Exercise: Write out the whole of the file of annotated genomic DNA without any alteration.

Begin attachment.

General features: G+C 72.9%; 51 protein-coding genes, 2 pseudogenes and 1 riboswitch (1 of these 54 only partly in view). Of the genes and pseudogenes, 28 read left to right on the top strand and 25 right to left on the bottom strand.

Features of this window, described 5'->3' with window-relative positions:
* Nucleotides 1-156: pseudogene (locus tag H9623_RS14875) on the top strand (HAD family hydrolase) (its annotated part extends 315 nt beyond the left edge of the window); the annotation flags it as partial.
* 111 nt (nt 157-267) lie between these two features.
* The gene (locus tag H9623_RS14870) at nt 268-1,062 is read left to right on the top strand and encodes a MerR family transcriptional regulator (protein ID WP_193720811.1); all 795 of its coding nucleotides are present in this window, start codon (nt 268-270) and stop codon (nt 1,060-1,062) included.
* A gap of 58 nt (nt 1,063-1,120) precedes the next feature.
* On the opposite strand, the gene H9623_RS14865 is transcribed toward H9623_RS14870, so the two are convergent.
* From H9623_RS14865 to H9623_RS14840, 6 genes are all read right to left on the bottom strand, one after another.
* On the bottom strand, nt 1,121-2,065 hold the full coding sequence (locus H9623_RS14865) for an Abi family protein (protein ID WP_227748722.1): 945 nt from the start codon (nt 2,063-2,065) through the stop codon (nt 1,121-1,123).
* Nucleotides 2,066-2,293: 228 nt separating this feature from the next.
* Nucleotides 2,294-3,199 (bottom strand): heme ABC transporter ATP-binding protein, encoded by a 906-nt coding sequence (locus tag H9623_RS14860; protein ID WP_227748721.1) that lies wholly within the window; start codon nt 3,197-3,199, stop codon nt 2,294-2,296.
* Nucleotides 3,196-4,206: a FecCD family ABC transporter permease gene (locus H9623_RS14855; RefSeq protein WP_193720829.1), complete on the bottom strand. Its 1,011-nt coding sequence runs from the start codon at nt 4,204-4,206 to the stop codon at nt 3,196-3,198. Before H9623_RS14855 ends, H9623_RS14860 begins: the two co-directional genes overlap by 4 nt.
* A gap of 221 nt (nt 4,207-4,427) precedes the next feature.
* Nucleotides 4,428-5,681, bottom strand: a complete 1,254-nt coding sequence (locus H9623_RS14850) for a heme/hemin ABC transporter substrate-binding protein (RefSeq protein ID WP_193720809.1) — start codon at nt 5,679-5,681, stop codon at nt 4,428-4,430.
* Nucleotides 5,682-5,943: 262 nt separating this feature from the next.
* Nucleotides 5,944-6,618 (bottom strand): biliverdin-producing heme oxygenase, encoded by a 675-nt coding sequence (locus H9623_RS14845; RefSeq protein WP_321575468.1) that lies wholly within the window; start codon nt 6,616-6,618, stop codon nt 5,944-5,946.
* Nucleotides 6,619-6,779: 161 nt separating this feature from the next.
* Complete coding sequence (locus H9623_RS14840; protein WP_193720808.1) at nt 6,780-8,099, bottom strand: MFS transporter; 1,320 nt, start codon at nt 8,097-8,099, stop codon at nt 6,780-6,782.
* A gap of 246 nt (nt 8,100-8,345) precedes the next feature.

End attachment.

General features: G+C 72.9%; 51 protein-coding genes, 2 pseudogenes and 1 riboswitch (1 of these 54 only partly in view). Of the genes and pseudogenes, 28 read left to right on the top strand and 25 right to left on the bottom strand.

Features of this window, described 5'->3' with window-relative positions:
* Nucleotides 1-156: pseudogene (locus tag H9623_RS14875) on the top strand (HAD family hydrolase) (its annotated part extends 315 nt beyond the left edge of the window); the annotation flags it as partial.
* 111 nt (nt 157-267) lie between these two features.
* The gene (locus tag H9623_RS14870) at nt 268-1,062 is read left to right on the top strand and encodes a MerR family transcriptional regulator (protein ID WP_193720811.1); all 795 of its coding nucleotides are present in this window, start codon (nt 268-270) and stop codon (nt 1,060-1,062) included.
* A gap of 58 nt (nt 1,063-1,120) precedes the next feature.
* On the opposite strand, the gene H9623_RS14865 is transcribed toward H9623_RS14870, so the two are convergent.
* From H9623_RS14865 to H9623_RS14840, 6 genes are all read right to left on the bottom strand, one after another.
* On the bottom strand, nt 1,121-2,065 hold the full coding sequence (locus H9623_RS14865) for an Abi family protein (protein ID WP_227748722.1): 945 nt from the start codon (nt 2,063-2,065) through the stop codon (nt 1,121-1,123).
* Nucleotides 2,066-2,293: 228 nt separating this feature from the next.
* Nucleotides 2,294-3,199 (bottom strand): heme ABC transporter ATP-binding protein, encoded by a 906-nt coding sequence (locus tag H9623_RS14860; protein ID WP_227748721.1) that lies wholly within the window; start codon nt 3,197-3,199, stop codon nt 2,294-2,296.
* Nucleotides 3,196-4,206: a FecCD family ABC transporter permease gene (locus H9623_RS14855; RefSeq protein WP_193720829.1), complete on the bottom strand. Its 1,011-nt coding sequence runs from the start codon at nt 4,204-4,206 to the stop codon at nt 3,196-3,198. Before H9623_RS14855 ends, H9623_RS14860 begins: the two co-directional genes overlap by 4 nt.
* A gap of 221 nt (nt 4,207-4,427) precedes the next feature.
* Nucleotides 4,428-5,681, bottom strand: a complete 1,254-nt coding sequence (locus H9623_RS14850) for a heme/hemin ABC transporter substrate-binding protein (RefSeq protein ID WP_193720809.1) — start codon at nt 5,679-5,681, stop codon at nt 4,428-4,430.
* Nucleotides 5,682-5,943: 262 nt separating this feature from the next.
* Nucleotides 5,944-6,618 (bottom strand): biliverdin-producing heme oxygenase, encoded by a 675-nt coding sequence (locus H9623_RS14845; RefSeq protein WP_321575468.1) that lies wholly within the window; start codon nt 6,616-6,618, stop codon nt 5,944-5,946.
* Nucleotides 6,619-6,779: 161 nt separating this feature from the next.
* Complete coding sequence (locus H9623_RS14840; protein WP_193720808.1) at nt 6,780-8,099, bottom strand: MFS transporter; 1,320 nt, start codon at nt 8,097-8,099, stop codon at nt 6,780-6,782.
* A gap of 246 nt (nt 8,100-8,345) precedes the next feature.